The BMW X6 is a mid-size luxury crossover released for sale in the second quarter of 2008 for the 2009 model year by the German automaker BMW. The X6 was marketed as a Sports Activity Coupe (SAC) by BMW. It combines the attributes of an SUV (high ground clearance, all wheel drive and all-weather ability, large wheels and tires) the standpoint of a coupe (bold style, dramatic sloping roof).
2008 – present
Greer, South Carolina, United States (BMW US Mfg. Comp.)
Kaliningrad, Russia (Avtotor)
Body style
5-door crossover SUV
Front engine ; 2 Elektro-Synchronengines / four-wheel drive
3.0 L I6 (turbo petrol)
3.0 L I6 (turbo diesel)
4.4  L V8 (turbo petrol)
6-speed automatic
8-speed automatic (ActiveHybrid X6)
2,933 mm (115.5 in)
2008-09: 4,877 mm (192.0 in)
2010-Present: 192.1 in (4,879 mm)
2008-09: 1,979 mm (77.9 in)
M/ AH: 1,983 mm (78.1 in)
2010-Present: 78.1 in (1,984 mm)
2008-09: 1,696 mm (66.8 in)
M: 1,684 mm (66.3 in)
AH: 1,697 mm (66.8 in)
2010-Present: 66.5 in (1,689 mm)


The concept model debuted at the 2007 Frankfurt Auto Show and the production X6 officially debuted at the 2008 North American International Auto Show in Detroit and Montreal International Auto Show. While slightly longer and wider than the X5, it is significantly lower and seated initially only four, and since 2011, optionally five.
It is built in BMW's North American plant in Greer, South Carolina alongside the BMW X5, whose platform it shares. It is dubbed a "Sports Activity Coupé (SAC)" by BMW. A hybrid version, the BMW Concept X6 ActiveHybrid, which will be the first such vehicle from BMW, was also announced. Later, in April 2009, the sporty X6 M version was announced, with a 547 hp (408 kW) 4.4-liter turbocharged V8.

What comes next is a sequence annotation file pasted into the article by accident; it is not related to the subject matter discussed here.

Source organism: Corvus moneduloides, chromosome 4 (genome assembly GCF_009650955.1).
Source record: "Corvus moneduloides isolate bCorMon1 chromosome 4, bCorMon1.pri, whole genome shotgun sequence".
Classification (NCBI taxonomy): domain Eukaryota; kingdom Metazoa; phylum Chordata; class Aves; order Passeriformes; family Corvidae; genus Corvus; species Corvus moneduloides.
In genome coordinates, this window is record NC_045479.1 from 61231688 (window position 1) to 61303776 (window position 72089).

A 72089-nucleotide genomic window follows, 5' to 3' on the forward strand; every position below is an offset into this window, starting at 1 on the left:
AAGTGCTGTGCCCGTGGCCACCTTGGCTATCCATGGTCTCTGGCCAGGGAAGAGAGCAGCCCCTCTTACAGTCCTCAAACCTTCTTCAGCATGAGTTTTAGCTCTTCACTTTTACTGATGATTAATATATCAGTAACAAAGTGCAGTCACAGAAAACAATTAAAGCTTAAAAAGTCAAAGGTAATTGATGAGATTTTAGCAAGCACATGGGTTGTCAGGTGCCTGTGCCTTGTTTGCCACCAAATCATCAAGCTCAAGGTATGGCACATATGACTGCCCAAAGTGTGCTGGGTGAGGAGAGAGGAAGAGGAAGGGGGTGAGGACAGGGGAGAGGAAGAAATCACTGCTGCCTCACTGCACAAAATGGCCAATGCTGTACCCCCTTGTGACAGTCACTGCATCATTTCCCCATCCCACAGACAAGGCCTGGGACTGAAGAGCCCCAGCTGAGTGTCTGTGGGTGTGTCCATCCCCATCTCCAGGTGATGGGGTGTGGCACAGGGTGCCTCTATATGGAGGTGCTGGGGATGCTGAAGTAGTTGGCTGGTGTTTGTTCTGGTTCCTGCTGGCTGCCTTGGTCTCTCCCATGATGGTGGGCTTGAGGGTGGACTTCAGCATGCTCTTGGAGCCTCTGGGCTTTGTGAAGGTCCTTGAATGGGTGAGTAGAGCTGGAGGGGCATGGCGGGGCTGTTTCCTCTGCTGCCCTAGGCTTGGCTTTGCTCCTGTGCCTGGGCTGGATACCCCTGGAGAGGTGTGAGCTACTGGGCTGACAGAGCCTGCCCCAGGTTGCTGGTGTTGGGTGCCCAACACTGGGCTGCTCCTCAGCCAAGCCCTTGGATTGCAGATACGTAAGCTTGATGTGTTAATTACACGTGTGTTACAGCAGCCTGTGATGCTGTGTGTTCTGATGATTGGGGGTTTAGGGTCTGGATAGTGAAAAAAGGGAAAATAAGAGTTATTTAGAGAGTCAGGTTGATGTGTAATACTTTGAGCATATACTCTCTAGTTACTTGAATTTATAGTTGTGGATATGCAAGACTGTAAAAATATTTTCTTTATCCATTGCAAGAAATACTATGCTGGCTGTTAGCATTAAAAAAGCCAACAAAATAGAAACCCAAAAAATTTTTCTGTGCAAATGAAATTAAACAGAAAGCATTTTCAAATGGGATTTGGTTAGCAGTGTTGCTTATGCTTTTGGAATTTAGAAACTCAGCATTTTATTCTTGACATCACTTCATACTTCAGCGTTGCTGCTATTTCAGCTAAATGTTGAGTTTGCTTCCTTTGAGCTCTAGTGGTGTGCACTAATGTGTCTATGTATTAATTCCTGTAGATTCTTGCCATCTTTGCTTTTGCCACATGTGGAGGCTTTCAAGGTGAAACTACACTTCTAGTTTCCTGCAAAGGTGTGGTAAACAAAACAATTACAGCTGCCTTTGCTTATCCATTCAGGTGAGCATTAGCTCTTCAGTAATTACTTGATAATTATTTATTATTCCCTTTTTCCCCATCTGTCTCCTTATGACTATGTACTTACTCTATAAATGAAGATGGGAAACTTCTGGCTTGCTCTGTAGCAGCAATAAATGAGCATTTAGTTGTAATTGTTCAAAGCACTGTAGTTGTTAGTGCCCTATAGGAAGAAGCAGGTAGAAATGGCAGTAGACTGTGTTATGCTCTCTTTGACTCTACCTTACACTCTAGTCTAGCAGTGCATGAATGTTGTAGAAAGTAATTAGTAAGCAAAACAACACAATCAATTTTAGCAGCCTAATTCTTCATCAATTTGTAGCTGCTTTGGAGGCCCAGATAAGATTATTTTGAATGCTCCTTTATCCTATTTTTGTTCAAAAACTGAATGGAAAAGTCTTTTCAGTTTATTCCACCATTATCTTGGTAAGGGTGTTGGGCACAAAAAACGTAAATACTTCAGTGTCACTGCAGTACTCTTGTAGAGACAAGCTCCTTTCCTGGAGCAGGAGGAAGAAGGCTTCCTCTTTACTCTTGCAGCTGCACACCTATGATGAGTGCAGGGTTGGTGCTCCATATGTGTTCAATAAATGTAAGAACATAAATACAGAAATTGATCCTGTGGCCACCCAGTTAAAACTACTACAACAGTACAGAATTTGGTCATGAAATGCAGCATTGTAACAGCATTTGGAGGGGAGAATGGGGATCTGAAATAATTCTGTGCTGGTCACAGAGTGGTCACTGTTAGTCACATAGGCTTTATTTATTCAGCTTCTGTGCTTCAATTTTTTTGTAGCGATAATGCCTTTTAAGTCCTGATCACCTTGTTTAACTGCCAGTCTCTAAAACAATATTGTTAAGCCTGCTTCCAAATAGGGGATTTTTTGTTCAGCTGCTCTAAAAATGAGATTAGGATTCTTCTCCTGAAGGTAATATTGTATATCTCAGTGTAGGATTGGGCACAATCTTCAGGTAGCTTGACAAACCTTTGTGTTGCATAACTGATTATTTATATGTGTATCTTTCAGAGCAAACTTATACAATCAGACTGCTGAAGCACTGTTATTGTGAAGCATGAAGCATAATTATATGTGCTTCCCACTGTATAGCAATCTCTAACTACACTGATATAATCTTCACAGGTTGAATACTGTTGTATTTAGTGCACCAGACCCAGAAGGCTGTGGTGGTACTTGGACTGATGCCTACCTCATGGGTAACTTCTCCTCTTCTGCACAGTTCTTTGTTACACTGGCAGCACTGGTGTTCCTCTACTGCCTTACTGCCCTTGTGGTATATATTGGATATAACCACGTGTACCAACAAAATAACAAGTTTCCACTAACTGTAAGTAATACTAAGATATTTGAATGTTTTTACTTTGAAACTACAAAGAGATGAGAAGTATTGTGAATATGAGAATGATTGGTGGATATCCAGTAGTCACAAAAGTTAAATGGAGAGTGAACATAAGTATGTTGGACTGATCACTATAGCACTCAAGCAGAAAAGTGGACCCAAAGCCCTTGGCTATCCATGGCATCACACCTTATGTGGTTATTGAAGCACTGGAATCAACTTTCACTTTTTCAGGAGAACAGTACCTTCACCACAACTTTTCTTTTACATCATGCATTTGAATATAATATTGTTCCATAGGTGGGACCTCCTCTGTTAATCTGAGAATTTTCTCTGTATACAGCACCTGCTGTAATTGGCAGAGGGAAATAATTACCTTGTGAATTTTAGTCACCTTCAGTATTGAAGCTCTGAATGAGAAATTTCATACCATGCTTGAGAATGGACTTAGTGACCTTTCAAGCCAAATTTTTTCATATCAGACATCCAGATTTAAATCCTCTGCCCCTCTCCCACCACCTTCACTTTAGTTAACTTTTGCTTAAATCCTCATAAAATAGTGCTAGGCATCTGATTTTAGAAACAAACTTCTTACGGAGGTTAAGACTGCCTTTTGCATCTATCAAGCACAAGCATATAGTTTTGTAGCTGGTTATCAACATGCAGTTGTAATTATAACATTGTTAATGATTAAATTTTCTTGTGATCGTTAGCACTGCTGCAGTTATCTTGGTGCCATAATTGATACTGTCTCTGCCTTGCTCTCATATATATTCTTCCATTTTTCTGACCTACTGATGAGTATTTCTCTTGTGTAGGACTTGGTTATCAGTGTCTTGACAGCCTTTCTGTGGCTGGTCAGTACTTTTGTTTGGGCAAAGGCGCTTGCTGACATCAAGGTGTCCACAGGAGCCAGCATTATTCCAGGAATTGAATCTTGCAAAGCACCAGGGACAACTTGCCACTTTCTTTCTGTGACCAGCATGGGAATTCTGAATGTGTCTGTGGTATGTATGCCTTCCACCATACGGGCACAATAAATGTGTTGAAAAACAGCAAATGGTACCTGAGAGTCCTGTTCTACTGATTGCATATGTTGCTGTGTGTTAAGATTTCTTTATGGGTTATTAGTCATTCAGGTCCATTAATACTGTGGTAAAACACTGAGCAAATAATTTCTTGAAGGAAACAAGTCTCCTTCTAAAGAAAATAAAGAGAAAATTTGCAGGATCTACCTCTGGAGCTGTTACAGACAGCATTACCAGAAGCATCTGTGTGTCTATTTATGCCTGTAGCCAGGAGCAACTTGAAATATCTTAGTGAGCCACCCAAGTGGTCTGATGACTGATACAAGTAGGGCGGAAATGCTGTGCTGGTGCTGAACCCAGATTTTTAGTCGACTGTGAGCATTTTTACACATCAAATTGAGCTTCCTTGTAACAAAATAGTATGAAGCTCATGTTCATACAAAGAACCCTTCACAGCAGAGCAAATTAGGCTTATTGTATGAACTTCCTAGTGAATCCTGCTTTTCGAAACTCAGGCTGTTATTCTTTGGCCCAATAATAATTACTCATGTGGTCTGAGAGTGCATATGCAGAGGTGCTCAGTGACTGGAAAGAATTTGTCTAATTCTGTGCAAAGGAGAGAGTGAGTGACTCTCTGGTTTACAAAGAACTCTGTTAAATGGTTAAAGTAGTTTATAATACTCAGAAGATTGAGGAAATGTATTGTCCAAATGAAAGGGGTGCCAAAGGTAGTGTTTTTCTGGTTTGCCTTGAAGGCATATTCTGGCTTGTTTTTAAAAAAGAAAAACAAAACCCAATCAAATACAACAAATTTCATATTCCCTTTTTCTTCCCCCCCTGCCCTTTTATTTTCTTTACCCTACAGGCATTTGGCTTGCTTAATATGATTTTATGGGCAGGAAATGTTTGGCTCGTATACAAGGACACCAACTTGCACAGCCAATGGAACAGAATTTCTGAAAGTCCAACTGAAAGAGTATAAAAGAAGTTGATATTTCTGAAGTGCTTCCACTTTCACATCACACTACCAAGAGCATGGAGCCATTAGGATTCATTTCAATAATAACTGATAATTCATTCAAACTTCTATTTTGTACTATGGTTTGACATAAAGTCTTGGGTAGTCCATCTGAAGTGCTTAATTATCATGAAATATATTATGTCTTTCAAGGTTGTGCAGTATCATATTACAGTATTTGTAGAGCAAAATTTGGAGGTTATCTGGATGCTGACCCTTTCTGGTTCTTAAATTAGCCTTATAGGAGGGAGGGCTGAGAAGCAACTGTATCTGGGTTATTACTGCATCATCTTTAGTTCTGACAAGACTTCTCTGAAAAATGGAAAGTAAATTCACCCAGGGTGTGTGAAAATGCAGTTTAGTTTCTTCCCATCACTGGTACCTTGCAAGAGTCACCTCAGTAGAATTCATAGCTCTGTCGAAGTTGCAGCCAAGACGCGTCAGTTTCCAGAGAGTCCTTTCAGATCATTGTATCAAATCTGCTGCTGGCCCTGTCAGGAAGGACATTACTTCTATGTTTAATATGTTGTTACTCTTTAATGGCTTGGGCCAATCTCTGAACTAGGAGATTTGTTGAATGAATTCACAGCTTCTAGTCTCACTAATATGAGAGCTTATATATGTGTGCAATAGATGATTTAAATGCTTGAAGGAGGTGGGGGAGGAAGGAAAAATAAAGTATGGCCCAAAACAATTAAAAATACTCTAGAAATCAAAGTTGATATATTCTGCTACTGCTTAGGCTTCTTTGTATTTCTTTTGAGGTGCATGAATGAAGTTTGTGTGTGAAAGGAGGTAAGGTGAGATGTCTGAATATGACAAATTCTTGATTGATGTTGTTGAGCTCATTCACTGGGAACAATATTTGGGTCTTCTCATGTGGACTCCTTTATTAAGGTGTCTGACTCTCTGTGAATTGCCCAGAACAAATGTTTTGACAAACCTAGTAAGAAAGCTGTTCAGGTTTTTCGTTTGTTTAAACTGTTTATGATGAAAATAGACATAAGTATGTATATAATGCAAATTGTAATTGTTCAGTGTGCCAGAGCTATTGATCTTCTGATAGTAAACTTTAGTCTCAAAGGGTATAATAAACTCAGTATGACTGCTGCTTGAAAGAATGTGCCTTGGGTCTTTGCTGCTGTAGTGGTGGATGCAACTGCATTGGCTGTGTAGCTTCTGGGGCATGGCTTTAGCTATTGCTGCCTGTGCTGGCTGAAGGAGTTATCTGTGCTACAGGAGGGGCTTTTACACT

Model range

Petrol engine

See also: BMW N54 and N63 BMW
The base model is the X6 xDrive35i which is powered by the 225 kW version of the N54 3.0-litre twin-turbocharged inline-six gasoline engine. The top-of-the-line model is the xDrive50i which uses the N63 V8 engine, producing 300 kW.
Engine code
225 kW (302 hp) at 5800–6250 rpm
400 Nm (300 lbft) at 1300–5000 rpm
300 kW (400 hp) at 5500–6400 rpm
600 Nm (440 lbft) at 1750–4500 rpm
X6 M
408 kW (547 hp) at 6000 rpm
680 Nm (500 lbft) at 1500-5650 rpm
N63 petrol
electric motor
357 kW (479 hp) (combined)
780 Nm (combined)

Diesel engine

At launch, the X6 was available in many markets with two diesel variant: the xDrive30d and xDrive 35d, respectively. They are powered by BMW's 3.0-litre turbodiesel engine (in its sequential twin-turbocharged variant for the xDrive35d), and produces 235 PS (173 kW) in the xDrive30d and 286 PS (210 kW) in the xDrive 35d version. The second of these power units formed the basis of BMW's diesel launch in all 50 states in late-2008.
By 2010, a new 40d was added to the range, replacing the 35d, and in 2012 a new high performance M50d was added, but despite its nomenclature, is still powered by a 3.0-litre engine.
Engine code
180 kW (240 hp) at 4000 rpm
520 Nm (380 lbft) at 2000–2750 rpm
225 kW (302 hp) at 4400 rpm
580 Nm (430 lbft) at 1750–2250 rpm
225 kW (302 hp) at 4400 rpm
600 Nm (440 lbft) at 1500 rpm
280 kW (380 hp) at 4000-4400 rpm
740 Nm (550 lbft) at 2000-3000 rpm

BMW X6 M (2009 -)

The BMW X6 M and X5 M are the first vehicles from BMW M GmbH to have xDrive all-wheel-drive system and automatic transmissions, and are also crossovers as opposed to passenger cars. The X6 M was unveiled at the 2009 New York Auto Show and first went on sale in the 2010 model year.
The high-performance M derivative features a twin scroll twin turbo version of the 4.4-liter V8 BMW N63 engine with the Cylinder-bank Comprehensive Manifold (CCM). The engine is rated 555 PS (408 kW; 547 hp) at 6000 rpm and 680 Nm (500 lbft) at 1500-5650 rpm.
Other features include 6-speed M Sports automatic transmission with aluminum pull-style paddles on steering wheel, M Dynamic Mode feature, 10 mm (0.4 in) lower Adaptive Drive suspension, 4-piston fixed calipers with 15.6" rotor at front and single piston floating calipers with 15.2" rotor at rear, 20-inch alloy wheels with 275/40R20 front and 315/35R20 run flat tires, hill descent control, dynamic stability control, special gills in the front fenders, 20-inch light-alloy wheels.
The car can accelerate from zero to 60 mph (0–97 km/h) in 4.5 seconds and 0-62 mph (0–100 km/h) in 4.7 seconds.

2010 BMW X6 M front view
2010 BMW X6 M rear view
2010 BMW X6 M interior dashboard

2010 BMW X6 M interior head seat
2010 BMW X6 M boot space

2010 BMW X6 M 4.4L V8 engine

X6 ActiveHybrid (2009 -)